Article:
The Phoenix Preacher reveals the annual (and not public) budget of an unnamed Calvary Chapel.
The figures are pretty staggering. The pastor's annual salary is 320K, plus 30K annual vacation allowance, a 50K annual retirement contribution, $550 monthly auto allowance, a 750K life insurance policy, plus stuff like auto maintenance, cell phones, book royalties, etc. The weekly church attendence is about 3,000 (Calvary Chapel's do not have church membership) and they have substantial revenues.
What a church pays its pastor is that church's business. The problem is the budget is not approved by the church--the members do not even see an annual budget, nor do the people know what the pastor is being paid. The budget was approved by a "board" of the pastor's choosing (personal friends who live far away, and who conduct church business meetings over the phone, and do things like approve budgets, etc.)
Caveat emptor! If you go to a church like this, and don't vote with your feet, well then, you get exactly that for which you ask.
Since many pastors are tempted to so the same (if they could), God places us in a biblical (Presbyterian) form of church government so that the pastors are accountable to the elders (consistory or session) for their life and doctrine, and so that all things are done decently and in good (i.e., biblical) order.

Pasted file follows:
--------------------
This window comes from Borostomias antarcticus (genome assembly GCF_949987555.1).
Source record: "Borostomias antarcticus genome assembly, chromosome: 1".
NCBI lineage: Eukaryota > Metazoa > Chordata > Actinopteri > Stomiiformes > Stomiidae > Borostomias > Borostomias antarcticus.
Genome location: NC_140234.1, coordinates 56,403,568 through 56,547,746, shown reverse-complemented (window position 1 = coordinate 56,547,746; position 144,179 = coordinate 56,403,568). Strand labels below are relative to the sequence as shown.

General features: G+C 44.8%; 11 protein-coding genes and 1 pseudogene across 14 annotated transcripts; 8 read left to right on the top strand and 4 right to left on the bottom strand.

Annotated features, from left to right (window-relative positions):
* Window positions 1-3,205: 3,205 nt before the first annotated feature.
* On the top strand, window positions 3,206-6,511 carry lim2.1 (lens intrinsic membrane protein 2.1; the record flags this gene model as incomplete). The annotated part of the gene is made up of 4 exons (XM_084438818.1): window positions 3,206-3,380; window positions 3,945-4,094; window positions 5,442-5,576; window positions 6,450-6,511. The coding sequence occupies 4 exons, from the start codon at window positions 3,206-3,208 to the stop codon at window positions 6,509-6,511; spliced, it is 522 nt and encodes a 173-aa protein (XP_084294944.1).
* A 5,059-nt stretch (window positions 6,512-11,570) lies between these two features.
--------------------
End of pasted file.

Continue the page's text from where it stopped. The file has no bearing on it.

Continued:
Meanwhile, like most Reformed and Presbyterian churches, Christ Reformed Church will hold an annual congregational meeting (ironically, ours is this coming Sunday). We will elect elders and deacons from among the congregation, men who do things like prepare an annual budget (including my annual salary and benefits) which is, in turn, presented to the congregation for their approval. This is a very public activity conducted by the church and its members.
If you are in a church where the "Moses Model" rules the day, don't be surprised by what happens in the shadows. Ask that all things be done in the open, so that there are no secret budgets or "board members" who are not members of the church. There is a reason why Presbyterian and Reformed church government has well-defined church orders (constitutions) and well-tested rules of procedure. We are all sinners who need checks and balances, pastors included.
Under the "Moses Model," pastors and their boards operate in the dark and do as they please--including the passing of budgets like the one described above.